Things To Know About Workers’ Compensation Eligibility


Your workers’ compensation eligibility is based on a few factors. Therefore, before you search for an Iowa workers compensation lawyer, consider the following eligibility requirements.


Every job-related injury or illness is typically covered by workers’ compensation insurance. If the injury occurred while you were completing job-related tasks, you should be covered. Therefore, whether you tripped over boxes in a hallway or get in an accident while you are delivering company products, you are covered.

Though they may be a bit more difficult to prove, illnesses, even those that take years to show up and get worse over time, are also covered under workers’ compensation insurance. For example, carpal tunnel syndrome, though it takes years to develop, is covered if it is proven to be the result of an employee’s job duties, such as those that require repetitive motion.

Even more difficult to prove are mental illnesses that result from work. For example, stress-related illnesses are notoriously difficult to prove. However, PTSD as a result of a work-related incident may be covered more willingly.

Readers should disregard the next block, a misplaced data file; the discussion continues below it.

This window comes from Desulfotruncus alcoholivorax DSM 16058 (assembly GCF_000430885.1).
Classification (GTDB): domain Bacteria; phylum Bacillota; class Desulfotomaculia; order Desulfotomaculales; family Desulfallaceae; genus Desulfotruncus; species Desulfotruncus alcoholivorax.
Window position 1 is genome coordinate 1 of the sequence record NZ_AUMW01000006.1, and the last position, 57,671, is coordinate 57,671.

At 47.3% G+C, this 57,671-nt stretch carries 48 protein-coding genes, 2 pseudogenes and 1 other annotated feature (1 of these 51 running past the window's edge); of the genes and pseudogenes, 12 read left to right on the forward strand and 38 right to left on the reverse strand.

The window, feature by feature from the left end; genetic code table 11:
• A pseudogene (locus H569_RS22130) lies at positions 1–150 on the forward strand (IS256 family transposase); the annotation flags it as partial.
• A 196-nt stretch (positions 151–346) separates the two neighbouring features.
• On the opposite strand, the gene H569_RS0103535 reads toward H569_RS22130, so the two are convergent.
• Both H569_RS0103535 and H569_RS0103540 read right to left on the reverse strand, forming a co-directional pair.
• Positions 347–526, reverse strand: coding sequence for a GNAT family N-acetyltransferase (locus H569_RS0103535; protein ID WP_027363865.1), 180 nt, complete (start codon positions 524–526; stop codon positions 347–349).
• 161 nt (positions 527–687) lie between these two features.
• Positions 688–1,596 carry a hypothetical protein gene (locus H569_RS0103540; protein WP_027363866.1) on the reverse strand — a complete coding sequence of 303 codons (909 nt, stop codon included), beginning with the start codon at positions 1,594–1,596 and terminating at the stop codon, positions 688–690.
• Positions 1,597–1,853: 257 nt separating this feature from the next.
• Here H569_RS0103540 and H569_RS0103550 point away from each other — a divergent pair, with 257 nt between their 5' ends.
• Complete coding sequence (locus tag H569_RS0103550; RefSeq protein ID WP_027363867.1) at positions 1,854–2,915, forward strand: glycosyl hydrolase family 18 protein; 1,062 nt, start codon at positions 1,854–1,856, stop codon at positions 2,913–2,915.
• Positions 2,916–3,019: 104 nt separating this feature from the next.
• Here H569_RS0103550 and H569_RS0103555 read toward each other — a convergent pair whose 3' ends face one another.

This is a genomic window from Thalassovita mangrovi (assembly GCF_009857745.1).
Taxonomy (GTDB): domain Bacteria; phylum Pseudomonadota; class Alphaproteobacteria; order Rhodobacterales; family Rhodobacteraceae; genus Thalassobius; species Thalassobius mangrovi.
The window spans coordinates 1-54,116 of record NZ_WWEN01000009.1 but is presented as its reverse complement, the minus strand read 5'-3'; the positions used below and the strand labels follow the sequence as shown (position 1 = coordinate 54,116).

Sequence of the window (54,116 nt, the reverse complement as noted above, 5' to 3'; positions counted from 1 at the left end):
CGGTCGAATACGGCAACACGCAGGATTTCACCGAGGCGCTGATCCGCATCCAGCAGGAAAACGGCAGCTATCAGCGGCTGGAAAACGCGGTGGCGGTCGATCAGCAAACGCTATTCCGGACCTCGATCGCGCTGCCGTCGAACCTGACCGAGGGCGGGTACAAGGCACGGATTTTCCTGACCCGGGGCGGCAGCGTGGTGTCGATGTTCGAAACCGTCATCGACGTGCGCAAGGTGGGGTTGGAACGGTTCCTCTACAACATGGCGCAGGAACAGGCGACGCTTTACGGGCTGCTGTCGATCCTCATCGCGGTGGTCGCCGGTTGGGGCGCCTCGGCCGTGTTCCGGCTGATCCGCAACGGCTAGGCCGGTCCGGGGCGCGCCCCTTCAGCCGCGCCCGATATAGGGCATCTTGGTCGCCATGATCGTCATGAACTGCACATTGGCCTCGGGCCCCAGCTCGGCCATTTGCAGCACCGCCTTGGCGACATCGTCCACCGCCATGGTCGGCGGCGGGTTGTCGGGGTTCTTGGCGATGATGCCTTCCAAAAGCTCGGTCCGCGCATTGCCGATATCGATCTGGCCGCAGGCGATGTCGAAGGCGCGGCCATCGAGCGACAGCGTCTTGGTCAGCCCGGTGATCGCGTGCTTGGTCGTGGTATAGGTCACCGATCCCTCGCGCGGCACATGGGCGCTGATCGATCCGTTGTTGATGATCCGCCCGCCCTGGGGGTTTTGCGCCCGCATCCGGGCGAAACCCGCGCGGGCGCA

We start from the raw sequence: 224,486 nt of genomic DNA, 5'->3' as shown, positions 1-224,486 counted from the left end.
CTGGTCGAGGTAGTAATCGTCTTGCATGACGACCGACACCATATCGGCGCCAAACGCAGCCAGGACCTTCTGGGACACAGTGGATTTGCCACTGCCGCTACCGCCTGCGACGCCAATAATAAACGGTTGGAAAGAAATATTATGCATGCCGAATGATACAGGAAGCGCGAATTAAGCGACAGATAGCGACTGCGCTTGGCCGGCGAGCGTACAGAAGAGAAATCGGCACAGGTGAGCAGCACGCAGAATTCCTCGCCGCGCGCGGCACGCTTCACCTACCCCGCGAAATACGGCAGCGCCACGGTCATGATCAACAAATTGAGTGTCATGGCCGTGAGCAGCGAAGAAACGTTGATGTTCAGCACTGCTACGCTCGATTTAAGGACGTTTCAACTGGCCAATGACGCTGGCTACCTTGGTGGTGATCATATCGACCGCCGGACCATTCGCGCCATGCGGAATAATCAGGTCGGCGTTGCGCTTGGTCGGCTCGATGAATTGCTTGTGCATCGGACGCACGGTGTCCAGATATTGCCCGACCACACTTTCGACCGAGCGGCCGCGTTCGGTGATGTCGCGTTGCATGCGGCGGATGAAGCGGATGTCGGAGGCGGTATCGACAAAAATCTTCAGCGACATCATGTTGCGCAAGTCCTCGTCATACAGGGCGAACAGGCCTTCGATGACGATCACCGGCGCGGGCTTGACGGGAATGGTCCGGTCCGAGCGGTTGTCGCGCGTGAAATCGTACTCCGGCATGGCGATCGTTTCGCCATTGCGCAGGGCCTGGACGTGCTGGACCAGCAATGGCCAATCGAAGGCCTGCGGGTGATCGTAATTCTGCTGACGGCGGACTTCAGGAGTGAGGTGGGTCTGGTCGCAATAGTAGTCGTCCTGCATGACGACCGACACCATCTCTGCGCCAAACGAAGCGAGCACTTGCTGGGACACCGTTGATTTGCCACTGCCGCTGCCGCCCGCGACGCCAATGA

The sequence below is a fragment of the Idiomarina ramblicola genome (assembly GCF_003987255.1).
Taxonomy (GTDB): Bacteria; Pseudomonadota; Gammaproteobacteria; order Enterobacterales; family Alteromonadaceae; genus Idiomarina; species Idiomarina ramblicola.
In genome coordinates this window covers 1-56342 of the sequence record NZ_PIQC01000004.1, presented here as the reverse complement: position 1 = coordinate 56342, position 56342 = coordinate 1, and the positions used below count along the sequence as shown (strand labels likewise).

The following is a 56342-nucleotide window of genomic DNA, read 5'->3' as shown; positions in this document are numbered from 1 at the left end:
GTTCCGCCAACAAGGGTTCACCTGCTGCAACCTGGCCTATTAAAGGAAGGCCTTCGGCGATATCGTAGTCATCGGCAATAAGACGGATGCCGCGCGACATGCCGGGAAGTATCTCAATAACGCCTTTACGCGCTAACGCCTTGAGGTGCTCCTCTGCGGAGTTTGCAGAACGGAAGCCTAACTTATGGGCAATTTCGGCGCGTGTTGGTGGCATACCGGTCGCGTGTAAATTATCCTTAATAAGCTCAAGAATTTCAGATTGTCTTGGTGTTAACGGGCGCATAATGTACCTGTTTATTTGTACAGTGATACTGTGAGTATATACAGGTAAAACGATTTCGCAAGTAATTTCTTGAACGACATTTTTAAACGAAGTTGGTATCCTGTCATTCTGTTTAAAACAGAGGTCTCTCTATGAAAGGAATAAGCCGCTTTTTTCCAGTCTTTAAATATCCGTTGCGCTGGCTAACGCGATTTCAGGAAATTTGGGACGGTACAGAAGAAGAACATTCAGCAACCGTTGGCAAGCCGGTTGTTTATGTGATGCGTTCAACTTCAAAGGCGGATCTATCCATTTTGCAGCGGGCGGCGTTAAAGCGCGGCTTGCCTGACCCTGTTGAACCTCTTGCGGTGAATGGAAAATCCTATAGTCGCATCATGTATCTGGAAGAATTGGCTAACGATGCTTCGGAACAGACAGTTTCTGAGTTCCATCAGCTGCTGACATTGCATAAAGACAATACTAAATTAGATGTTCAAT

Employment Status

You must be considered an employee to receive coverage. Therefore, seasonal, temporary and part-time employees are covered. However, independent contractors, volunteers and consultants are not typically covered under workers’ compensation insurance. You need to know your employment status to determine your claim eligibility. However, if you are not covered, you may be able to sue the company directly.

Reporting Deadlines

Injured employees must report their injuries as soon as possible. Although state laws differ, from 12 months to 2 years, the sooner you report your injuries the better. In addition, insurance companies are likely to deny claims to those who wait weeks or months to report. You are responsible for reporting, however, so be proactive.

If you have questions about your eligibility, consider consulting a workers’ compensation attorney.

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